What does a human right to water mean?

Is there a world water crisis happening right now, and if so, how is it affected by a recent push to establish water as a human right? This was one of the ideas explored during a recent talk by Wilfrid Laurier University Professor Alex Latta at THEMUSEUM in downtown Kitchener.

Latta’s research focuses on water issues in Chile related to hydroelectric development, as well as “ecological citizenship” — the way that environmental issues relate to the political sphere.

The talk focused on different forms of water scarcity and how they speak to the idea of access to water as a fundamental right. According to Latta, water scarcity takes four main forms: “challenges for provision of water/sanitation, changing distributions of water (mainly due to climate change), contamination and pollution of water, and the increased competition for water resources resulting from the global increase in population and standards of living.”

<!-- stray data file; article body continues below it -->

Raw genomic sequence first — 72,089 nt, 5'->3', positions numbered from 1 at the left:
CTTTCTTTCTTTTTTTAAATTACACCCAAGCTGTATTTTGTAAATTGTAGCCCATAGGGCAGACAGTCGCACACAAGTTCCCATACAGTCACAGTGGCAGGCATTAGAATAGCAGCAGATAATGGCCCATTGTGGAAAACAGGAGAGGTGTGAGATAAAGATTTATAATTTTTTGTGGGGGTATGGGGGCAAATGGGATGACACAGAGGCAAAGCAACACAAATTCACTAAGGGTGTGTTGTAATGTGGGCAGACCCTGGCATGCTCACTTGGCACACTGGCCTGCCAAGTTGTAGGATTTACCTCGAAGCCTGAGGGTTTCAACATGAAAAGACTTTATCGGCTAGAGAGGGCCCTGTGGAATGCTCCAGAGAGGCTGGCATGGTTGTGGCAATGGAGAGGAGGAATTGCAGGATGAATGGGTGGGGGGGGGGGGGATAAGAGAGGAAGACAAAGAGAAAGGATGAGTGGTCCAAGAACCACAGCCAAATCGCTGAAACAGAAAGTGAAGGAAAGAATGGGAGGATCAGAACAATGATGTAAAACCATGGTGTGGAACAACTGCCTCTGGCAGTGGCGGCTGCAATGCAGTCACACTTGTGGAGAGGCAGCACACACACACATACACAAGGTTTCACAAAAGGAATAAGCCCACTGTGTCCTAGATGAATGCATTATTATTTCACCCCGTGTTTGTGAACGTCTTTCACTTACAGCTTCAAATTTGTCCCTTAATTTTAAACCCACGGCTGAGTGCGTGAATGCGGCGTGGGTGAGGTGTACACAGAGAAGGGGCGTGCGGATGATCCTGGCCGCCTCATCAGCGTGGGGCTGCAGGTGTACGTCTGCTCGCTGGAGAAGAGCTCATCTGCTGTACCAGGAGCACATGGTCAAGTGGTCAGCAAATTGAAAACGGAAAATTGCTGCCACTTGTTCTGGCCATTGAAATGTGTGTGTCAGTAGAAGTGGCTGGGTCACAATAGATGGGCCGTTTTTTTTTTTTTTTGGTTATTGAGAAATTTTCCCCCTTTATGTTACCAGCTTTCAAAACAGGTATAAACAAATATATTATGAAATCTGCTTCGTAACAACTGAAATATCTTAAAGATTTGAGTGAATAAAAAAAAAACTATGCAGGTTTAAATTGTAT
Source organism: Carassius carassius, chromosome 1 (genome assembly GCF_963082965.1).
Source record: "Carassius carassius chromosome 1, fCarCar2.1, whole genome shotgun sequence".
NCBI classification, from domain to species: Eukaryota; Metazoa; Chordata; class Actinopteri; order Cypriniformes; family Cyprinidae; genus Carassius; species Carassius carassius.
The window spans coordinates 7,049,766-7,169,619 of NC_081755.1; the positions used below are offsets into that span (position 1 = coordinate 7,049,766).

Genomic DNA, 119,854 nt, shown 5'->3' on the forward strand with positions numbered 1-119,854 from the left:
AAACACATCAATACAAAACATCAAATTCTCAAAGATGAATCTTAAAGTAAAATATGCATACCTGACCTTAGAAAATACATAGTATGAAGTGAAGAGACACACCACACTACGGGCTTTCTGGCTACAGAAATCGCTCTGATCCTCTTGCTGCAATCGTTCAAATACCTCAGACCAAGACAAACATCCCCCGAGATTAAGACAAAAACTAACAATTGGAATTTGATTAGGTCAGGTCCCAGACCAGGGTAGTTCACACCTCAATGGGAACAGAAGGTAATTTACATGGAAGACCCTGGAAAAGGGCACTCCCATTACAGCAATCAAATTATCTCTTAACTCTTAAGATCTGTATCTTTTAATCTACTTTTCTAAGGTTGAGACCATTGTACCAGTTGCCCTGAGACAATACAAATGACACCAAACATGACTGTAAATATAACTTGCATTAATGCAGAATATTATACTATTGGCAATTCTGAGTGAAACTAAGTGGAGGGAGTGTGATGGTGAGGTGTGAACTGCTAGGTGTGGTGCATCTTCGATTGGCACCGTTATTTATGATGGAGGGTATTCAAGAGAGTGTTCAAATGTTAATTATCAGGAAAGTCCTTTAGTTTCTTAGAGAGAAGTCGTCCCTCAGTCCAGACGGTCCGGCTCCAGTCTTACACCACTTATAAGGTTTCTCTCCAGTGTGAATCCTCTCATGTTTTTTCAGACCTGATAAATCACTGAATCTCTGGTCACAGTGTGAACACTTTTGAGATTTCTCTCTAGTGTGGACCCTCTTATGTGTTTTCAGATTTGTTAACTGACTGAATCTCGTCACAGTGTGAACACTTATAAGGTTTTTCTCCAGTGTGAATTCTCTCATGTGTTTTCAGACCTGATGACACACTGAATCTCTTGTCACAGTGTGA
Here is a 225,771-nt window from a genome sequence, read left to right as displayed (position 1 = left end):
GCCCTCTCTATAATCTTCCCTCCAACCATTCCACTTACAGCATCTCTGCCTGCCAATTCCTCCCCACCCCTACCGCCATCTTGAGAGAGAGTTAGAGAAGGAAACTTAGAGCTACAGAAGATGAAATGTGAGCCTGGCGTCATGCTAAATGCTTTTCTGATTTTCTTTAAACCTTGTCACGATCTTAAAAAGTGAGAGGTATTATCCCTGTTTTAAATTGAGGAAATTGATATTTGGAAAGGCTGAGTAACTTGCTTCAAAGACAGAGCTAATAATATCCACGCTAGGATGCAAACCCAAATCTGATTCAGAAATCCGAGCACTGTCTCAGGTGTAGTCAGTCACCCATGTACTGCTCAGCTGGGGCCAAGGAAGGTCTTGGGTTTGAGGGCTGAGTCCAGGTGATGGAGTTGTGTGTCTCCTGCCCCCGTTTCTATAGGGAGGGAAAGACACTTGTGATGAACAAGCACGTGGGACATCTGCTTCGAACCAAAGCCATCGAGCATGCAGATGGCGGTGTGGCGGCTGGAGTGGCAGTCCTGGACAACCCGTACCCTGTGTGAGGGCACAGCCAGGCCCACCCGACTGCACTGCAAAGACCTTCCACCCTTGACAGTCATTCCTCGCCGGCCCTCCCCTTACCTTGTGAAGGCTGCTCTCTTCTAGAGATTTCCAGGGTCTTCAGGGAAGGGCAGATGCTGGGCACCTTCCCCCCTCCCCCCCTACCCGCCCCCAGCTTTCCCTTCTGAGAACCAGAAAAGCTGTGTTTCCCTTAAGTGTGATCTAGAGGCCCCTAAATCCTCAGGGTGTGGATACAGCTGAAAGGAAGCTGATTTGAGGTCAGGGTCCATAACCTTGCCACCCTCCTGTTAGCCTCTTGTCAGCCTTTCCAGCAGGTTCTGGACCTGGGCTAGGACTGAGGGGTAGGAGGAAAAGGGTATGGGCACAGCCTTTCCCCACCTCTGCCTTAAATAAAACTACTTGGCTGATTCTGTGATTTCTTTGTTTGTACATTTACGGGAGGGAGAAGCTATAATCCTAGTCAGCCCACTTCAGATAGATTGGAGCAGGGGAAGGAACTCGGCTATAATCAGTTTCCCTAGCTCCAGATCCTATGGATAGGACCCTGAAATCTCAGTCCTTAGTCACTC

In light of the 2010 United Nations General Assembly Resolution 64/292 on the Human Right to Water and Sanitation, Latta sought to probe the meaning of a human right to water in the face of these different forms of scarcity.

Throughout the talk, Latta presented two views regarding this question: a minimalist interpretation of the human right to water, focussed on access for basic needs, and an alternate vision regarding water democracy and water justice, which has arisen out of movements against water privatization around the world.

The first perspective takes the view of several key international organizations, including the World Water Council, the World Water Forum and the World Bank. According to Latta, in this perspective the right to water means: “an end to water poverty, access to improved water and sanitation, and hopefully access to ‘safe’ water sources”.